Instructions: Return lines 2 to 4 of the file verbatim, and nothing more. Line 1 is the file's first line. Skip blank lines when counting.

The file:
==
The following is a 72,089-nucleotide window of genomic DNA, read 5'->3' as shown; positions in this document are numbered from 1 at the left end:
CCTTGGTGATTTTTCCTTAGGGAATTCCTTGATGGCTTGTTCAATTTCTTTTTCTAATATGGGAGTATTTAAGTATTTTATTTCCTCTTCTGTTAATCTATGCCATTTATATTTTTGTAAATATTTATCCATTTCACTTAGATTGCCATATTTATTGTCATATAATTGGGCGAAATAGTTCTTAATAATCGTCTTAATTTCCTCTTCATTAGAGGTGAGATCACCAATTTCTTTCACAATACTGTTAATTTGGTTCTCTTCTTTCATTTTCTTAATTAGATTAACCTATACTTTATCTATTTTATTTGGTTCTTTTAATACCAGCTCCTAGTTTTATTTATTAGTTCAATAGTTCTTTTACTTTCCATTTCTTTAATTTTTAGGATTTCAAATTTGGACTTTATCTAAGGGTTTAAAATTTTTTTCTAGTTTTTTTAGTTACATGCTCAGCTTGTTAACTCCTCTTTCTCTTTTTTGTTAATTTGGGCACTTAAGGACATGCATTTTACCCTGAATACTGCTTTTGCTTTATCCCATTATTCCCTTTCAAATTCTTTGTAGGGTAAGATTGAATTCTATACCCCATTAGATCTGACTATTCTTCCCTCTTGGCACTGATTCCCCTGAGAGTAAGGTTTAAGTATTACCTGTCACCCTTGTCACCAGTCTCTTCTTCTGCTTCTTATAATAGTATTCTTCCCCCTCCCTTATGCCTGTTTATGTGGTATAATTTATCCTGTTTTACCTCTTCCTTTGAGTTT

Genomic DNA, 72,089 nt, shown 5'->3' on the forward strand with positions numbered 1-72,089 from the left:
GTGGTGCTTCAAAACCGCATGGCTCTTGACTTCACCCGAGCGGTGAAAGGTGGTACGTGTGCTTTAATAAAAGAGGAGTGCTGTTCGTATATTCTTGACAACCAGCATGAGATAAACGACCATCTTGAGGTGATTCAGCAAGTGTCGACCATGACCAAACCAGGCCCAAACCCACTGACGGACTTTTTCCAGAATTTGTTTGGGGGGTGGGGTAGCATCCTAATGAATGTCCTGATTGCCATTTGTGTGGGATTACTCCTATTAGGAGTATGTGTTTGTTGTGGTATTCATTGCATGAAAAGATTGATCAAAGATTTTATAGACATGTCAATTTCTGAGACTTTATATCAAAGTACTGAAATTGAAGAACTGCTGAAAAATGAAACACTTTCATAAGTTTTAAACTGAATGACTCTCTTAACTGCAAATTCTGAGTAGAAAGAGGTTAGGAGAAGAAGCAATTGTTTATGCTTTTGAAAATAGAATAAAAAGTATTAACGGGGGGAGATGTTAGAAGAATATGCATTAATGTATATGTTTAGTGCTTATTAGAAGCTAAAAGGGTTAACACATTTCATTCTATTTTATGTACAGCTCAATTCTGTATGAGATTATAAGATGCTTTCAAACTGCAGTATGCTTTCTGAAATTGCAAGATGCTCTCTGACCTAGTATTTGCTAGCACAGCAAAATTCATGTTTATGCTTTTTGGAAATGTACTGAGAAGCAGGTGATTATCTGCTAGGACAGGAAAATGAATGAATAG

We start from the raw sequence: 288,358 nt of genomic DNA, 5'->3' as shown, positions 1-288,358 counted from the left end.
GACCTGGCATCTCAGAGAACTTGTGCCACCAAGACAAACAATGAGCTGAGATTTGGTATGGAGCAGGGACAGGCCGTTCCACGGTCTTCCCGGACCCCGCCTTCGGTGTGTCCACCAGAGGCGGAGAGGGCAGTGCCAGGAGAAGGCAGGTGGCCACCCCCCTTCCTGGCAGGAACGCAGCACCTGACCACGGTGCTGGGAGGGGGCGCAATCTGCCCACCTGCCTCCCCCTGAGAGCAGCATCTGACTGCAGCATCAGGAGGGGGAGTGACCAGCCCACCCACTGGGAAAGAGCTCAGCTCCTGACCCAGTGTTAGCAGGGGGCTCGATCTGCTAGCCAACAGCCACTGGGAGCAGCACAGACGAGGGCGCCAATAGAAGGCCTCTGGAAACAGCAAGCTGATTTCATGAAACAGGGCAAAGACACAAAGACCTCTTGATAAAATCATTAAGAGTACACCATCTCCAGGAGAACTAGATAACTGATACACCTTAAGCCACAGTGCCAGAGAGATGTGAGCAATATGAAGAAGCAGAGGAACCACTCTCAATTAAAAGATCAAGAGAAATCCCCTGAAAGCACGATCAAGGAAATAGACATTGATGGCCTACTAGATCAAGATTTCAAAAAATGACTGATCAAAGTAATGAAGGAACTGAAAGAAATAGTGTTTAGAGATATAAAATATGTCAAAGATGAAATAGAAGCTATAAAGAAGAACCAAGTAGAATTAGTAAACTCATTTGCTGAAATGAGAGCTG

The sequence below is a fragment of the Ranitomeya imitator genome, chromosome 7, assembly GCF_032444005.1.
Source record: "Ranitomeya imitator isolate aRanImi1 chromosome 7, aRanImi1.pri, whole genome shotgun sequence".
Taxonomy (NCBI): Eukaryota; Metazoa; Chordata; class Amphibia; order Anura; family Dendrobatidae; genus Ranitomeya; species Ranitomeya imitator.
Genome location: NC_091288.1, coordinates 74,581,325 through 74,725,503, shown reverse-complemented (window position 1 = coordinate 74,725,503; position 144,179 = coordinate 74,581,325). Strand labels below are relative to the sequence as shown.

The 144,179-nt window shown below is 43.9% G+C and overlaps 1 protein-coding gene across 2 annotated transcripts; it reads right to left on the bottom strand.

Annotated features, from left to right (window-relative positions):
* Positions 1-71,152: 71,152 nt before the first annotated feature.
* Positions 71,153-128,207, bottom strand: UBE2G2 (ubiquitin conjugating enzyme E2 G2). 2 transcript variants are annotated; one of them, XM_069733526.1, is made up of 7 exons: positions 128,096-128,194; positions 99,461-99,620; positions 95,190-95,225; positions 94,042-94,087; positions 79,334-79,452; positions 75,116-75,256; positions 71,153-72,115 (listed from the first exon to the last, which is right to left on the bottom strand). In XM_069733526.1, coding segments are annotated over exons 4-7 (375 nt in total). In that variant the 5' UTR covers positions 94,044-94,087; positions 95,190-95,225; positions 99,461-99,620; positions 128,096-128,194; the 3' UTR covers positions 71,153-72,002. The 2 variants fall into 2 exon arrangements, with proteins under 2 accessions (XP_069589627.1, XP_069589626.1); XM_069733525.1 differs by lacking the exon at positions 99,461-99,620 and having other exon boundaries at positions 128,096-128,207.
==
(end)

CCTTGGTGATTTTTCCTTAGGGAATTCCTTGATGGCTTGTTCAATTTCTTTTTCTAATATGGGAGTATTTAAGTATTTTATTTCCTCTTCTGTTAATCTATGCCATTTATATTTTTGTAAATATTTATCCATTTCACTTAGATTGCCATATTTATTGTCATATAATTGGGCGAAATAGTTCTTAATAATCGTCTTAATTTCCTCTTCATTAGAGGTGAGATCACCAATTTCTTTCACAATACTGTTAATTTGGTTCTCTTCTTTCATTTTCTTAATTAGATTAACCTATACTTTATCTATTTTATTTGGTTCTTTTAATACCAGCTCCTAGTTTTATTTATTAGTTCAATAGTTCTTTTACTTTCCATTTCTTTAATTTTTAGGATTTCAAATTTGGACTTTATCTAAGGGTTTAAAATTTTTTTCTAGTTTTTTTAGTTACATGCTCAGCTTGTTAACTCCTCTTTCTCTTTTTTGTTAATTTGGGCACTTAAGGACATGCATTTTACCCTGAATACTGCTTTTGCTTTATCCCATTATTCCCTTTCAAATTCTTTGTAGGGTAAGATTGAATTCTATACCCCATTAGATCTGACTATTCTTCCCTCTTGGCACTGATTCCCCTGAGAGTAAGGTTTAAGTATTACCTGTCACCCTTGTCACCAGTCTCTTCTTCTGCTTCTTATAATAGTATTCTTCCCCCTCCCTTATGCCTGTTTATGTGGTATAATTTATCCTGTTTTACCTCTTCCTTTGAGTTT

Genomic DNA, 72,089 nt, shown 5'->3' on the forward strand with positions numbered 1-72,089 from the left:
GTGGTGCTTCAAAACCGCATGGCTCTTGACTTCACCCGAGCGGTGAAAGGTGGTACGTGTGCTTTAATAAAAGAGGAGTGCTGTTCGTATATTCTTGACAACCAGCATGAGATAAACGACCATCTTGAGGTGATTCAGCAAGTGTCGACCATGACCAAACCAGGCCCAAACCCACTGACGGACTTTTTCCAGAATTTGTTTGGGGGGTGGGGTAGCATCCTAATGAATGTCCTGATTGCCATTTGTGTGGGATTACTCCTATTAGGAGTATGTGTTTGTTGTGGTATTCATTGCATGAAAAGATTGATCAAAGATTTTATAGACATGTCAATTTCTGAGACTTTATATCAAAGTACTGAAATTGAAGAACTGCTGAAAAATGAAACACTTTCATAAGTTTTAAACTGAATGACTCTCTTAACTGCAAATTCTGAGTAGAAAGAGGTTAGGAGAAGAAGCAATTGTTTATGCTTTTGAAAATAGAATAAAAAGTATTAACGGGGGGAGATGTTAGAAGAATATGCATTAATGTATATGTTTAGTGCTTATTAGAAGCTAAAAGGGTTAACACATTTCATTCTATTTTATGTACAGCTCAATTCTGTATGAGATTATAAGATGCTTTCAAACTGCAGTATGCTTTCTGAAATTGCAAGATGCTCTCTGACCTAGTATTTGCTAGCACAGCAAAATTCATGTTTATGCTTTTTGGAAATGTACTGAGAAGCAGGTGATTATCTGCTAGGACAGGAAAATGAATGAATAG